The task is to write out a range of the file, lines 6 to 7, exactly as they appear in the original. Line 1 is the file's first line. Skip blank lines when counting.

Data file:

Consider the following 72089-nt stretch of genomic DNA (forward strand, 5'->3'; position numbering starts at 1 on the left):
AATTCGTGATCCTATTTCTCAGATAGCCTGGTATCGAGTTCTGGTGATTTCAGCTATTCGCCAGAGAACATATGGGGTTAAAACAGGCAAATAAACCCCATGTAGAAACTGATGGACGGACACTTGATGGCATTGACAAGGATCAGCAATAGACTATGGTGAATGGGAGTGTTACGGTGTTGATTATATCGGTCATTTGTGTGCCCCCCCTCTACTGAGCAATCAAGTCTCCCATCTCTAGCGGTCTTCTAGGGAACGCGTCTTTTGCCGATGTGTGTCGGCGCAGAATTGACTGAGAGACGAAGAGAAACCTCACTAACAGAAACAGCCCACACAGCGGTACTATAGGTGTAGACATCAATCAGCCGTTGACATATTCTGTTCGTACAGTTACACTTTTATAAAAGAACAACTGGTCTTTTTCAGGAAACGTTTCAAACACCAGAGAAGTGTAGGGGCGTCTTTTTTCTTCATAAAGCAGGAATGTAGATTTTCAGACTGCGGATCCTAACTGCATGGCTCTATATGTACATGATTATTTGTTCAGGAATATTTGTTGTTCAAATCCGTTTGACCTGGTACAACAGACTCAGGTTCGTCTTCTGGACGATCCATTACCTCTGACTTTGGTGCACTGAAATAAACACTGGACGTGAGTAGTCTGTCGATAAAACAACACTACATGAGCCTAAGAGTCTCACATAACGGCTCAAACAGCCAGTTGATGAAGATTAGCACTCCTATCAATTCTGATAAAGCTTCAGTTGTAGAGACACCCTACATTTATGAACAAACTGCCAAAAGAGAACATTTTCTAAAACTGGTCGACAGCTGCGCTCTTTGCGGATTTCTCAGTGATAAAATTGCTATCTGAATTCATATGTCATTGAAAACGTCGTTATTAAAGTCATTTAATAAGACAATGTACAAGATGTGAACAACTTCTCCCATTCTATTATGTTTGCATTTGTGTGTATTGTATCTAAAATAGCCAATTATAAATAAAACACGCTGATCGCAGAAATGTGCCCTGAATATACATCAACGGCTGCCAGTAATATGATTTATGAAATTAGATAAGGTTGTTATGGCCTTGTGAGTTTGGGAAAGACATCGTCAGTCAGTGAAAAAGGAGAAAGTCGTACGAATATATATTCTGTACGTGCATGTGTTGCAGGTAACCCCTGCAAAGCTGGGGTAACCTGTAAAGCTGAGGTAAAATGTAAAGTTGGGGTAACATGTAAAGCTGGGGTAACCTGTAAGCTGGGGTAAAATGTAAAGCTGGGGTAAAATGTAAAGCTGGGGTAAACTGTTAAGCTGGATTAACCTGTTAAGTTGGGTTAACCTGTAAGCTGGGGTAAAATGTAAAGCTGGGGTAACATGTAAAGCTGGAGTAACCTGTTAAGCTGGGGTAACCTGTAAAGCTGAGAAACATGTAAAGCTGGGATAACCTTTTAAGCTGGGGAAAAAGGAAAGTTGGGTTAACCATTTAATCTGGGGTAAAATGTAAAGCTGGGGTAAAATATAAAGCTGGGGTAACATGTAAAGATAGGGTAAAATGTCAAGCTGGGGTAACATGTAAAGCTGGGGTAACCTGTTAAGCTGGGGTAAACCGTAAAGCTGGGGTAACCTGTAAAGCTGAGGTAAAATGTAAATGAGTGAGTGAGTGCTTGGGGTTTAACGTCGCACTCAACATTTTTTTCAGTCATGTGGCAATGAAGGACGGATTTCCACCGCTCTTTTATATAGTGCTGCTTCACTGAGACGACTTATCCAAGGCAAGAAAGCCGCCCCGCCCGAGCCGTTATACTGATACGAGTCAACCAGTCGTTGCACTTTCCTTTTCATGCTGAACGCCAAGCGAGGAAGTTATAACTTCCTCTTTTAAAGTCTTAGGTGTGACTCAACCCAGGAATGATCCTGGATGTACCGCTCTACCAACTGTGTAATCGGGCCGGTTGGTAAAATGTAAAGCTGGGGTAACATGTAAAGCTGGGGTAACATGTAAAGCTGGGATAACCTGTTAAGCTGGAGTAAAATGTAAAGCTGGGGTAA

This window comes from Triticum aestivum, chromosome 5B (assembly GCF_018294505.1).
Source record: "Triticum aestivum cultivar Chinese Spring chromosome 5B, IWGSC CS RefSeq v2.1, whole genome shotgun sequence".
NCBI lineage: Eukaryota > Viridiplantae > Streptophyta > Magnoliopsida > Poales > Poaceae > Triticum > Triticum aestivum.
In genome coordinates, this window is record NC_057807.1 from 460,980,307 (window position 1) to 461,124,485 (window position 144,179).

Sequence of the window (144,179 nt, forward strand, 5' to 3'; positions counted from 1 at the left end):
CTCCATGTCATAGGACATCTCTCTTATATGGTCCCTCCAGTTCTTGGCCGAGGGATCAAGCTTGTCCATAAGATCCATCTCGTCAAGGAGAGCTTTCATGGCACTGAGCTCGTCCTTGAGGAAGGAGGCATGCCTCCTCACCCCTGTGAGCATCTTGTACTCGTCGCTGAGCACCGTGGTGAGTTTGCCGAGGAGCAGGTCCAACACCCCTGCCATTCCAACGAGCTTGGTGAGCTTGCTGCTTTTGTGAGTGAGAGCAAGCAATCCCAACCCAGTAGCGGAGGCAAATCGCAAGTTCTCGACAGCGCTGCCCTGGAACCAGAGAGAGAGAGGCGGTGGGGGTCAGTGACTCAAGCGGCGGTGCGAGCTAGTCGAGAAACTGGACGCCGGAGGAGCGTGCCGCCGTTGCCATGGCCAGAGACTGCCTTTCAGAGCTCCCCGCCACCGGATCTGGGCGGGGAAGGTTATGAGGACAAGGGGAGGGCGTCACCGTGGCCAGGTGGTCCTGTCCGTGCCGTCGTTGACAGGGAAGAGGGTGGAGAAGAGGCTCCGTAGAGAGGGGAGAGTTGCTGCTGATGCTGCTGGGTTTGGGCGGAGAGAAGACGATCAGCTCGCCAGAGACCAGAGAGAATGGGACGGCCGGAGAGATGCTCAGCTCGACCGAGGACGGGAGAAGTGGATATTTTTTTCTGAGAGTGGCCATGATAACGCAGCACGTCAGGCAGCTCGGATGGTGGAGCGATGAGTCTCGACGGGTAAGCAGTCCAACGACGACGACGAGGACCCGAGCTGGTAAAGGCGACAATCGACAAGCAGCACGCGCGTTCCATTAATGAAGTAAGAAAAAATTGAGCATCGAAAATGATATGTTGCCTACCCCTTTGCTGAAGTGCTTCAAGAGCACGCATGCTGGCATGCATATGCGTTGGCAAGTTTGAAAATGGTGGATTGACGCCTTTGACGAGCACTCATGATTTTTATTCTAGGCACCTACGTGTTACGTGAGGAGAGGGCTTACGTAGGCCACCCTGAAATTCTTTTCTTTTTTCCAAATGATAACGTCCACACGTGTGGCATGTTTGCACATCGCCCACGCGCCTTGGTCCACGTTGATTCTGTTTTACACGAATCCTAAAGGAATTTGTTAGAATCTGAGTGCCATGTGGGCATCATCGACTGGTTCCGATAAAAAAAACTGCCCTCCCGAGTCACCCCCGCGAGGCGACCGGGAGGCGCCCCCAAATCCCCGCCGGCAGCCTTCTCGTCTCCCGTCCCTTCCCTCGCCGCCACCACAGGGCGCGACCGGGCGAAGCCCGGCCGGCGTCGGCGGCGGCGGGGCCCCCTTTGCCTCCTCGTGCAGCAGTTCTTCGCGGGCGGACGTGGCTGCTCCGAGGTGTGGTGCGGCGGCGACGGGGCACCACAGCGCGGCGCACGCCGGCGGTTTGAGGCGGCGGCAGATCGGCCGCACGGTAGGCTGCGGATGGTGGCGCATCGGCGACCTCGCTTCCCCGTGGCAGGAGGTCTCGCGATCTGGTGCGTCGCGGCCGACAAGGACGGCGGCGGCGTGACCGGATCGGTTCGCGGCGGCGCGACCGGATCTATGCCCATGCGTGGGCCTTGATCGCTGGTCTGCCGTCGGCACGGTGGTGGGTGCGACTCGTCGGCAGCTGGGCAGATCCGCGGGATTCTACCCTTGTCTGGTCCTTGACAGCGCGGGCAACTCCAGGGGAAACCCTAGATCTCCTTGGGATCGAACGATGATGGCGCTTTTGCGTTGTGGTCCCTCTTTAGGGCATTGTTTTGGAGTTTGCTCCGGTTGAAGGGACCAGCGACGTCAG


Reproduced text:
In genome coordinates, this window is record NC_057807.1 from 460,980,307 (window position 1) to 461,124,485 (window position 144,179).

Sequence of the window (144,179 nt, forward strand, 5' to 3'; positions counted from 1 at the left end):